Third-year undergraduate CFANS student Priscilla Trịnh joined a panel of distinguished speakers — including the founder of World Central Kitchen, José Andrés, and Special Envoy of the UN Secretary-General, H.E. Agnes Kalibata — for a Borlaug Dialogue 2020 special session at the World Food Prize on October 16, 2020.
Trinh, who is majoring in Sustainable Systems Management with minors in Food Systems and Management, brought unique perspectives to the panel, titled “The Road to the 2021 Food Systems Summit.” Previously, she was a participant in the 2018 Global Youth Institute and a 2019 International Intern at IRRI in the Philippines. Currently, Trinh is a co-coordinator of the Minnesota Youth Institute (MNYI), which engages high school students in solving local and global hunger issues.
Here, Trinh shares some insights from her Borlaug Dialogue experience.
Q: Why do you feel it is important for MNYI to represent and share the perspectives of young people in the crucial conversations happening at The World Food Prize?
This year’s Borlaug Dialogue theme was “Breaking New Ground: Building Resilience Today for Improved Global Food Systems Tomorrow.” To truly build resilience, it is crucial to hold multigenerational conversations. I often see a generational rift between boomers and millennials, and now us, Gen-Z. Not only is this unproductive, it is also riddled with misunderstanding. I believe youth representation is important to alter perceptions adults have of the youth, and youth of adults. Youth presence is also needed to advocate for ideas that may seem too “radical” but are valid and worth consideration. Personally, I am disillusioned with green growth and wanted to pose that thought in an arena that is historically pro-Green Revolution.
This year, 214 high school students and 55 college students across 11 countries gathered at this event to fight hunger. They were selected from over 10,000 young leaders across 17 countries who engaged in World Food Prize youth programs and hunger-fighting activities in their schools and communities.
Q: What did you enjoy most about participating in “The Road to the 2021 Food Summit” special session?
At the special session, a wide variety of stakeholders were present, including UN committee members, a corn farmer, an entrepreneur, a chef, agribusiness, and finally, me. This is the third time I’ve participated in World Food Prize programs, and every time I am reminded that despite our differences in praxis, everyone has the same goal: improving global food security. I enjoyed hearing about the UN’s plans to conduct multilayered stakeholder engagement projects in preparation for the 2021 Food Summit. I find the bottom-up approach promising as it humanizes big institutions like the UN and other initiatives that may seem bureaucratic.
Also, as part of the panel I announced a new initiative being launched this year in preparation for the 2021 UN Food Systems Summit by the World Food Prize Foundation. During this year’s Global Youth Institute, students’ research ideas and language will be gathered and compiled into a whitepaper. The whitepaper will be submitted to the UN as a conduit representing youth voices and a way for youth to directly engage in shaping global food systems.
Q: What were some of the topics your group of speakers discussed?
An emphasized sentiment was: we can agree to disagree. In trying to unite multiple stakeholders, the speakers understood that consensus is not needed to move forward. We have more than enough information to know what must be done to improve global food systems. The Summit is not a negotiation meeting — it is a space to start doing. In addition, understanding that science is unfortunately a political subject, the UN for the first time has assembled a Scientific Group as part of their task force and anticipates science to be the driving force behind actions adopted at the local, national and international level.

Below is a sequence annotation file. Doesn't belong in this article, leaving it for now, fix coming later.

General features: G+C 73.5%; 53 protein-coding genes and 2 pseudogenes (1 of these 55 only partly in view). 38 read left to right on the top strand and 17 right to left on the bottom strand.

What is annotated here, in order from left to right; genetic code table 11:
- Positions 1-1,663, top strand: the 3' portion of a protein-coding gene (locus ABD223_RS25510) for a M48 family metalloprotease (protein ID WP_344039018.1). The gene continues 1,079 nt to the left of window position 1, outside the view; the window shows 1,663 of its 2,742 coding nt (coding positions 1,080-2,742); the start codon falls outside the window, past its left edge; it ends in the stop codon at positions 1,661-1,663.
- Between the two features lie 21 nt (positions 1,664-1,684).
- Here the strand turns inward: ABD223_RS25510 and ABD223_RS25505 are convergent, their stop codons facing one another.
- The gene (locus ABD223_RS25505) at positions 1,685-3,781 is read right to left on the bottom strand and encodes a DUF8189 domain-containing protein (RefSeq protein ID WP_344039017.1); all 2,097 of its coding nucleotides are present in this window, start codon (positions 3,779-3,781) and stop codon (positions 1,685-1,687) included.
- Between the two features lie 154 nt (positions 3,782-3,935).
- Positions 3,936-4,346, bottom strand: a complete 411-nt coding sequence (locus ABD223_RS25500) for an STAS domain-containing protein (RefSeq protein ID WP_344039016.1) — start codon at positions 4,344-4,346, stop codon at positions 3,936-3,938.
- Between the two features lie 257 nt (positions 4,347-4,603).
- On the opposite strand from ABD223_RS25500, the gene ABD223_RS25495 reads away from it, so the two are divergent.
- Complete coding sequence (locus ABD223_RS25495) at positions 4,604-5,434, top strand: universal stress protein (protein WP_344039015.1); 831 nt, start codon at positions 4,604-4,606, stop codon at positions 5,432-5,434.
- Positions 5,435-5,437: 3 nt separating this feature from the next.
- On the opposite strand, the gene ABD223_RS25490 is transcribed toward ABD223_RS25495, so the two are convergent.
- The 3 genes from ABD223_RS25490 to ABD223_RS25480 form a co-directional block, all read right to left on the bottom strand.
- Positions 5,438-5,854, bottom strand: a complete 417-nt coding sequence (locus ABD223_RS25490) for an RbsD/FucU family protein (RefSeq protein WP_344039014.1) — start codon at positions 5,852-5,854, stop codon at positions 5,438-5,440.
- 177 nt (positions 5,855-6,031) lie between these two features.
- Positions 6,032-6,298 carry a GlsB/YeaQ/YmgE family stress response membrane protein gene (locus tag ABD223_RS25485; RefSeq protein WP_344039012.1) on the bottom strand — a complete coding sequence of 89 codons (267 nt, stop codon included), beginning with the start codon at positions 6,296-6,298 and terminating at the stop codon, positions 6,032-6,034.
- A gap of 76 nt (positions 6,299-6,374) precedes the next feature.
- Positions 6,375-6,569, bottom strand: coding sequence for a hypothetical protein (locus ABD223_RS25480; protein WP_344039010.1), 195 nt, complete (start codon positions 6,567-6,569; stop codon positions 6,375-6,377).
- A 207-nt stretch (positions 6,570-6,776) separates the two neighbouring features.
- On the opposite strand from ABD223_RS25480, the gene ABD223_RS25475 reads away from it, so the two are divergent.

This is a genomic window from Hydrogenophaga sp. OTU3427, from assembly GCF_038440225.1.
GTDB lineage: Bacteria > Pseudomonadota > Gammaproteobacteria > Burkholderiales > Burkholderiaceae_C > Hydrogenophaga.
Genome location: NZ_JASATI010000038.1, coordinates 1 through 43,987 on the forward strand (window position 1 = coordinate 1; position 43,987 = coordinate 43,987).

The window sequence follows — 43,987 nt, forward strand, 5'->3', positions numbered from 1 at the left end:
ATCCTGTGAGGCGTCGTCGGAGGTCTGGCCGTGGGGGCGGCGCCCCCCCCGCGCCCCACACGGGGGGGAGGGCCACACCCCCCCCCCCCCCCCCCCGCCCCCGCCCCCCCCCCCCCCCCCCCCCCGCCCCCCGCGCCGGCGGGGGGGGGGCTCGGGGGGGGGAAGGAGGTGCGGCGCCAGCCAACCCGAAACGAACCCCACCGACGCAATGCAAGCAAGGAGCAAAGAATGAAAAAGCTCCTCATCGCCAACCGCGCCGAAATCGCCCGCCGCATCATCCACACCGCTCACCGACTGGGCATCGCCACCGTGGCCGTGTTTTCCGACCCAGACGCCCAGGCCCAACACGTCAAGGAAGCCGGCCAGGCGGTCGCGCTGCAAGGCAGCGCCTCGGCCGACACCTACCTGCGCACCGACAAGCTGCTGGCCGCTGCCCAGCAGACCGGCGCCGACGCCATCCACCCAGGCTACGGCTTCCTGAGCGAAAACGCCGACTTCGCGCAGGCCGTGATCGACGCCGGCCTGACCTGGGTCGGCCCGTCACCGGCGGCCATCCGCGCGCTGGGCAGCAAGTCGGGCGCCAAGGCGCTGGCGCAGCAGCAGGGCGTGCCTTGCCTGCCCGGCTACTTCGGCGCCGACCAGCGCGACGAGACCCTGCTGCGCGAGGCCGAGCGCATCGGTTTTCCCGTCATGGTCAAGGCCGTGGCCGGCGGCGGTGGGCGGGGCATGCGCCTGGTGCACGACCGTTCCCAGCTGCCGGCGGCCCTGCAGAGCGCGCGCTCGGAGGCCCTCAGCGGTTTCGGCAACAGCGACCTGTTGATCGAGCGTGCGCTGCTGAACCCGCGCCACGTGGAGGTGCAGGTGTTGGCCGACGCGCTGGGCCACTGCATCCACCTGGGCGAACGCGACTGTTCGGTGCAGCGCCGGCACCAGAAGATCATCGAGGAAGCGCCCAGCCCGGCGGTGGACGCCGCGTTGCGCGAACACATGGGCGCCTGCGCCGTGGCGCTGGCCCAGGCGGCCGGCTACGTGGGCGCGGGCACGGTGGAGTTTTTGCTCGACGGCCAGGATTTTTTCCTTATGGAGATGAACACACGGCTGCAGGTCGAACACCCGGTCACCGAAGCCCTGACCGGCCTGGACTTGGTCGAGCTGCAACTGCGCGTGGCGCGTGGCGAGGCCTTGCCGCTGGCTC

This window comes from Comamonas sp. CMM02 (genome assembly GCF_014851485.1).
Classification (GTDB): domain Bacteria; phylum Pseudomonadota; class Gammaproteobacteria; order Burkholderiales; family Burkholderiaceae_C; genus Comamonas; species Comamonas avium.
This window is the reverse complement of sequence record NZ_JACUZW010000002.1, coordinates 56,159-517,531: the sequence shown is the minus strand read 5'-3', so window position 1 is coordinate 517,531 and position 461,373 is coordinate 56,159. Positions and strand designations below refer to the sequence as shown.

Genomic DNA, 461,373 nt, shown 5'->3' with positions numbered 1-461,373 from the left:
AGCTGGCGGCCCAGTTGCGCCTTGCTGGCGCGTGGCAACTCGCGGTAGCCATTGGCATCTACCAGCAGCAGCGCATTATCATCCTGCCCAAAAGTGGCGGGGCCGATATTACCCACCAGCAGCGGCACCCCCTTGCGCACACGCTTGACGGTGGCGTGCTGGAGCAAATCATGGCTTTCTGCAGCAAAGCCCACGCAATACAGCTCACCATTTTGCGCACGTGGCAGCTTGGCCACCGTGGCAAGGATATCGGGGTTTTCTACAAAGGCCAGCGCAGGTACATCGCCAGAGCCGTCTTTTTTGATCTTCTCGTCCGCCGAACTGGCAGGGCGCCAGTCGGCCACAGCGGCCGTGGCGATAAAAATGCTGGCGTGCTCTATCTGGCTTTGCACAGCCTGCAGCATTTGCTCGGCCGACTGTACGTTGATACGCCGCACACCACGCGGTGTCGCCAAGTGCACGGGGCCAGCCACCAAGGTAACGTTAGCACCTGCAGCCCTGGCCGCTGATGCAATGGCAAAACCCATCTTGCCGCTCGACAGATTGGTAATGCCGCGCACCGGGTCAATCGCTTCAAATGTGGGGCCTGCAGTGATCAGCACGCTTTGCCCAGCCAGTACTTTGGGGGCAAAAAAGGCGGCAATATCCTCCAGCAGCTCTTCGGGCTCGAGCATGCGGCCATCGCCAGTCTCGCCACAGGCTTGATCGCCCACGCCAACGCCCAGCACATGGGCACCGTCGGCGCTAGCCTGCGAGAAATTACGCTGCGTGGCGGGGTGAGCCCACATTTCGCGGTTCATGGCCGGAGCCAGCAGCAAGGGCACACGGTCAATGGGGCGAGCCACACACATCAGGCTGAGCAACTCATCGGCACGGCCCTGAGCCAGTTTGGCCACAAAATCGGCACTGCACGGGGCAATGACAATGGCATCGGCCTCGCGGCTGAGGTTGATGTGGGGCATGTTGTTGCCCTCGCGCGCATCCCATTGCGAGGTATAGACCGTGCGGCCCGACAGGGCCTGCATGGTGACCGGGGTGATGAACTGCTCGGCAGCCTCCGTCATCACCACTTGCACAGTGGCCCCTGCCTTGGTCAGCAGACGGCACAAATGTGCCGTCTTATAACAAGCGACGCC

Q: What is the most important thing you learned at the session?
Professor Louise Fresco stated that there is not one, ten, or a hundred food systems — there are thousands of food systems to consider, and subsequently, thousands of approaches to take. There is no one-size-fits-all solution and while that sentiment seems like a truism, it is an important reminder that united efforts do not negate the need for decentralized, contextualized solutions.
Q: What advice do you have for people of all ages to take action in the critical area of building resilience today for improved global food systems tomorrow?
I would first advise people to recognize the simultaneous temporal and eternal existence of life. Temporal because as a species subject to ecology, we are bound by the laws of energy and natural rise and decline of growth — nothing can expand forever. Eternal because there will be those succeeding us, and our decisions today will have ripples into the future. Cherishing our finite time on earth entails an intimate relationship with the broader web of life. I encourage people to first recognize the neocolonial context in which we live, divorced from the land and robbed of agency to nourish our own bodies.
Then, start growing stuff and your mind! Farming can start with window-sill horticulture or watching a YouTube video: one doesn’t need much land or resources to understand plants or our living relatives. Try unplugging from things that might be resource intensive. Instead of refrigeration, what if we used Zeer pots? Rather than taking that plastic spoon, what if you invested in a wooden set to clip to your backpack? Reviewing what we need or don’t need is critical knowing our world is only able to function thanks to cheap fossil energy. Moving towards zero waste is a must.